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It's tough to view photos on camera LCD screens in bright outdoor conditions. You can help improve this situation by using an accessory that you probably already have in your camera bag: a lens hood.

Lens Hood LCD Shade Olympus OM-D Digital Camera photography

I carry a couple collapsable rubber lens hoods because their depth when mounted on the front of the lens helps prevent flare in contrasty conditions. They occupy about the same amount of space as a filter, yet can serve double duty. When not on the front of the lens, hoods are helpful on the back of the camera, improving the contrast of the LCD screen.

Another favorite of mine is the deep plastic lens hood that came with my Leica 25mm f/1.4 prime lens that I use on the OM-D. Its rectangular shape is a nice match for the LCD screen on the back of the camera.

I bet if you dig around a bit, you can find a double-duty lens hood that could justify its space in your camera bag. In bright sun, every little bit helps.

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Happy Easter

Take the day off to spend with family, a friend, your dog, or just you and nature...

Happy Easter Eggs!

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Photographers Guide to Copyright Law

I've just finished looking over the Photographer's Guide to Copyright Law, and there is a ton of useful information in this free download. The guide, created by PhotoShelter and the American Society of Media Photographers (ASMP), covers these topics:

  • Discover your 6 exclusive rights under copyright law.
  • Learn how to secure your photos and avoid infringement.
  • Get tips to register your work through the U.S. Copyright Office.
  • Understand steps to take if you are infringed.

Definitely something you want to add to your reference library.

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Photographer Gavin Seim did many things right when creating his ColorFlow presets for Aperture 3. I like them, not only because they help you produce better images, but also because they help you improve your editing skills in Aperture.

ColorFlow, Aperture 3, Image Editing, Model, Sexy, Portrait Applying the "Too Warm Fixer" preset to this portrait of Ewelina.

You can purchase the entire set, more than 60 presets in 5 categories, from Gavin's site for $39. It's a download, so within minutes you're using them in the app. (In the Adjustment tab, click on the Effects popup, choose Edit Effects, click on the gear menu and choose Import. Navigate to ColorFlow that you just downloaded. Aperture adds the presets to the app.)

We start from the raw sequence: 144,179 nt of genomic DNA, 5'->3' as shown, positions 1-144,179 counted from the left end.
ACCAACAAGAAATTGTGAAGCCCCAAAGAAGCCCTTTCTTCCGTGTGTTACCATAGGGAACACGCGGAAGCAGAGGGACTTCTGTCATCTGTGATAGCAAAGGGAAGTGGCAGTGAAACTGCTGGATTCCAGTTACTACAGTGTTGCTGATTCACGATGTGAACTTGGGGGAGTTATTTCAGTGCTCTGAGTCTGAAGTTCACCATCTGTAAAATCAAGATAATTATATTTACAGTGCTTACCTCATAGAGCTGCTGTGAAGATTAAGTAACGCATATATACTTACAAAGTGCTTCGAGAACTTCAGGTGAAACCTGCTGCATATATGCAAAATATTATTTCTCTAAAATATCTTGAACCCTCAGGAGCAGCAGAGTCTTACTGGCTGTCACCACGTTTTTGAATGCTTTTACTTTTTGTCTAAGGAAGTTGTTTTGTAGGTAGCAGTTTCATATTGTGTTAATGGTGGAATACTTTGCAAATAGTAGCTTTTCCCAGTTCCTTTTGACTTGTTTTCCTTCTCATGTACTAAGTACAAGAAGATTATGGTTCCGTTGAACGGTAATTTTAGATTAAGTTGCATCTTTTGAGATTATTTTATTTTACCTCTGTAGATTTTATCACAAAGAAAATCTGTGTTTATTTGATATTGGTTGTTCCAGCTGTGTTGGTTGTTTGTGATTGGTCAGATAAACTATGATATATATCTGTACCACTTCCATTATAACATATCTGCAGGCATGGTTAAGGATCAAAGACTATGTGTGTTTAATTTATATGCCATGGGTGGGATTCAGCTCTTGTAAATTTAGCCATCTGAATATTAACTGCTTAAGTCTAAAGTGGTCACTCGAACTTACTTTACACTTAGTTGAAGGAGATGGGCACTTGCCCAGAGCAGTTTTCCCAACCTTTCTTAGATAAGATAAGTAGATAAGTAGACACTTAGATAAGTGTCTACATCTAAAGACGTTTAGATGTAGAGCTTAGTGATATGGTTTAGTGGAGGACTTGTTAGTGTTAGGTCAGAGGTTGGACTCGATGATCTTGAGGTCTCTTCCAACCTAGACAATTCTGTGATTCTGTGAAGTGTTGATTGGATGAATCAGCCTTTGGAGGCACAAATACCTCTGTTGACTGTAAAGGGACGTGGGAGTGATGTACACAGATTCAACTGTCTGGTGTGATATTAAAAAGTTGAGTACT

The aspect of ColorFlow that I really like is that you stay in the Aperture environment the entire time you're working. There's no roundtripping to a separate window that adds big TIFF files to your library. You're working with your RAWs just like you would any other image.

The difference is, Gavin is giving you a head start on the editing. When I chose the "Too Warm Fixer" preset for the portrait of Ewelina, ColorFlow left my crop alone, but made changes to the White Balance and Enhance bricks. I can see exactly what it did. And if I want, tweak further using the sliders that I'm already familiar with.

Then, if I want, I might add a Hollywood Cinema effect, such as American Western, and ColorFlow makes adjustments to both Curves, and the Highlights & Shadows bricks. if the effect isn't exactly what I want, I can play from there.

There's nothing over the top here. Many of the effects are subtle, helping you craft your image rather than be hit over the head with it. And if you want more intensity, you can add it yourself.

I think ColorFlow is an excellent investment for your Aperture workflow. Because they are presets, they have low impact on the application itself. It's more like a guided tour for image editing. And I think using ColorFlow will inspire you to fine tune your pictures.

Watch the video that Gavin has embedded on the ColorFlow page, you'll learn a lot about these presets, and gain insights on his approach to photography.

Aperture Tips and Techniques